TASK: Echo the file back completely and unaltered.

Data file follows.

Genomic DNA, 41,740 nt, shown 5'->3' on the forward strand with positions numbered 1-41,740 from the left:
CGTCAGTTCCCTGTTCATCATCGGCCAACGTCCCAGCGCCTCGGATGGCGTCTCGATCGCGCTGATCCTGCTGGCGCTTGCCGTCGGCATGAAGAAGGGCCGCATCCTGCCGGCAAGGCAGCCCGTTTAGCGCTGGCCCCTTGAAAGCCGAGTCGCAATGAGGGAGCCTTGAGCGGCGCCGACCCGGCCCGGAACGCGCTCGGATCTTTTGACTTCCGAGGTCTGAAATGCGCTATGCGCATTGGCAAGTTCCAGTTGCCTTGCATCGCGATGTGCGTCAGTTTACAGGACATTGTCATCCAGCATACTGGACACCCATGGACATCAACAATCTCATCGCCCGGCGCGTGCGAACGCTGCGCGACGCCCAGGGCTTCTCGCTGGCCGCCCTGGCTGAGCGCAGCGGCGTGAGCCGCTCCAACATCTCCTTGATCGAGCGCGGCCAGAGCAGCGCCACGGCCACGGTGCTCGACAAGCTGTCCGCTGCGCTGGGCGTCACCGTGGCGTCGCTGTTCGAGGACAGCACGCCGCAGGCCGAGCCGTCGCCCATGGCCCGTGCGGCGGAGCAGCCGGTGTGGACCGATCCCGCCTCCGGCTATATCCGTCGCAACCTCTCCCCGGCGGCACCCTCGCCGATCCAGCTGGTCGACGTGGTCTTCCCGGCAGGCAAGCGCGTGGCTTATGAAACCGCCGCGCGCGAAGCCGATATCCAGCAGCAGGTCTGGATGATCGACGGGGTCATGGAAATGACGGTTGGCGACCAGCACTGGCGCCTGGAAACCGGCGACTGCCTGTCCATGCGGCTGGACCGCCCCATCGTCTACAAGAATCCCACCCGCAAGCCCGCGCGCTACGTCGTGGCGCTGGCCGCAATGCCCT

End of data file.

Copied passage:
Genomic DNA, 41,740 nt, shown 5'->3' on the forward strand with positions numbered 1-41,740 from the left:
CGTCAGTTCCCTGTTCATCATCGGCCAACGTCCCAGCGCCTCGGATGGCGTCTCGATCGCGCTGATCCTGCTGGCGCTTGCCGTCGGCATGAAGAAGGGCCGCATCCTGCCGGCAAGGCAGCCCGTTTAGCGCTGGCCCCTTGAAAGCCGAGTCGCAATGAGGGAGCCTTGAGCGGCGCCGACCCGGCCCGGAACGCGCTCGGATCTTTTGACTTCCGAGGTCTGAAATGCGCTATGCGCATTGGCAAGTTCCAGTTGCCTTGCATCGCGATGTGCGTCAGTTTACAGGACATTGTCATCCAGCATACTGGACACCCATGGACATCAACAATCTCATCGCCCGGCGCGTGCGAACGCTGCGCGACGCCCAGGGCTTCTCGCTGGCCGCCCTGGCTGAGCGCAGCGGCGTGAGCCGCTCCAACATCTCCTTGATCGAGCGCGGCCAGAGCAGCGCCACGGCCACGGTGCTCGACAAGCTGTCCGCTGCGCTGGGCGTCACCGTGGCGTCGCTGTTCGAGGACAGCACGCCGCAGGCCGAGCCGTCGCCCATGGCCCGTGCGGCGGAGCAGCCGGTGTGGACCGATCCCGCCTCCGGCTATATCCGTCGCAACCTCTCCCCGGCGGCACCCTCGCCGATCCAGCTGGTCGACGTGGTCTTCCCGGCAGGCAAGCGCGTGGCTTATGAAACCGCCGCGCGCGAAGCCGATATCCAGCAGCAGGTCTGGATGATCGACGGGGTCATGGAAATGACGGTTGGCGACCAGCACTGGCGCCTGGAAACCGGCGACTGCCTGTCCATGCGGCTGGACCGCCCCATCGTCTACAAGAATCCCACCCGCAAGCCCGCGCGCTACGTCGTGGCGCTGGCCGCAATGCCCT